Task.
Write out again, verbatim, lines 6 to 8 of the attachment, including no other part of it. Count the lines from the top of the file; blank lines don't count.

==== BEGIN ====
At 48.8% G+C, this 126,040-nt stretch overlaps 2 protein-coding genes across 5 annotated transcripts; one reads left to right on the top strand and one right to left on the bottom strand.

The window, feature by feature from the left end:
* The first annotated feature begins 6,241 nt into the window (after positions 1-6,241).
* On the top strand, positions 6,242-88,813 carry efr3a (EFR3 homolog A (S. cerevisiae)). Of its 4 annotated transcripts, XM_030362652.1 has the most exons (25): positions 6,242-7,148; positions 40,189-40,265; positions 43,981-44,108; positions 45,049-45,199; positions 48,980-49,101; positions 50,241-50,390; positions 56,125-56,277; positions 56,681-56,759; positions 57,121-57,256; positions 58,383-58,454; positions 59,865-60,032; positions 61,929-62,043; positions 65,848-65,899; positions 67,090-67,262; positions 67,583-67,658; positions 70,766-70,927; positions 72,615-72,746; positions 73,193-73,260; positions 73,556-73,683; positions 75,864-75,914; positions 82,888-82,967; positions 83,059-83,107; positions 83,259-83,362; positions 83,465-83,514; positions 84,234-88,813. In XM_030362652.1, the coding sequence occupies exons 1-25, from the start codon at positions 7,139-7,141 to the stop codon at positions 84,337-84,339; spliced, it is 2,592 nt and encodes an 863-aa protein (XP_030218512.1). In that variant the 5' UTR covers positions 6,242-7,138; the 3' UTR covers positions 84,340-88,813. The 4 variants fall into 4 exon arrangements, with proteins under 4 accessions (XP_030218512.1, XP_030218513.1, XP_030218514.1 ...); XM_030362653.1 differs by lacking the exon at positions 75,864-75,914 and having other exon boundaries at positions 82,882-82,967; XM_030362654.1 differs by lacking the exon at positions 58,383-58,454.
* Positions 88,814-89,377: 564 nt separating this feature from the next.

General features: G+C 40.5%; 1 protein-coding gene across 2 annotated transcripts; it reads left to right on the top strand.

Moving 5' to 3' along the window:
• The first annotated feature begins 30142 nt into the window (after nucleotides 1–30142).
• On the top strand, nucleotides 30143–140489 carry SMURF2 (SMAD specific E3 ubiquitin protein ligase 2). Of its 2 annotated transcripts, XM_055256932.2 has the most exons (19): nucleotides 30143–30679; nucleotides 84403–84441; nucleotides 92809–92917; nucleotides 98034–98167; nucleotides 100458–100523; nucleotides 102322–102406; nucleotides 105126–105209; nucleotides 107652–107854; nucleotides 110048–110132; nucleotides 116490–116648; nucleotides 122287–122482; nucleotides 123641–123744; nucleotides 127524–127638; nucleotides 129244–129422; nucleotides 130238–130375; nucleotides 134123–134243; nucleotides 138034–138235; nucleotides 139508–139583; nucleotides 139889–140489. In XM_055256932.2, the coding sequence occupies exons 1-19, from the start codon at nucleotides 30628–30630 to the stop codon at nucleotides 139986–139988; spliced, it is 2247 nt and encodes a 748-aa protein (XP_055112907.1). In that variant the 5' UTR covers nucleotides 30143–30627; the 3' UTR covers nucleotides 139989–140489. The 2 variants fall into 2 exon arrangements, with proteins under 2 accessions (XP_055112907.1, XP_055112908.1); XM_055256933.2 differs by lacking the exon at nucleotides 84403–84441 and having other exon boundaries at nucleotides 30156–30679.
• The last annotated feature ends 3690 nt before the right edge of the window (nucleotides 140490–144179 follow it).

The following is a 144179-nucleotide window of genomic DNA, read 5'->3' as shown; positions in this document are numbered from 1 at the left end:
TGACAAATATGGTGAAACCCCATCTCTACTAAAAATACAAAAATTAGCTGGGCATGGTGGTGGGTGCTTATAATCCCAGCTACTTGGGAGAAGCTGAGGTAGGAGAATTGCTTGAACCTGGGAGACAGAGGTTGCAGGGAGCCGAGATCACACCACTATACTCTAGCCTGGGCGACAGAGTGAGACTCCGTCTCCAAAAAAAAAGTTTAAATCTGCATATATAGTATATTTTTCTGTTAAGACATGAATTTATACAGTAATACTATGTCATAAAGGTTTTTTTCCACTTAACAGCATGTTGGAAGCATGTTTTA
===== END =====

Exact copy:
General features: G+C 40.5%; 1 protein-coding gene across 2 annotated transcripts; it reads left to right on the top strand.

Moving 5' to 3' along the window:
• The first annotated feature begins 30142 nt into the window (after nucleotides 1–30142).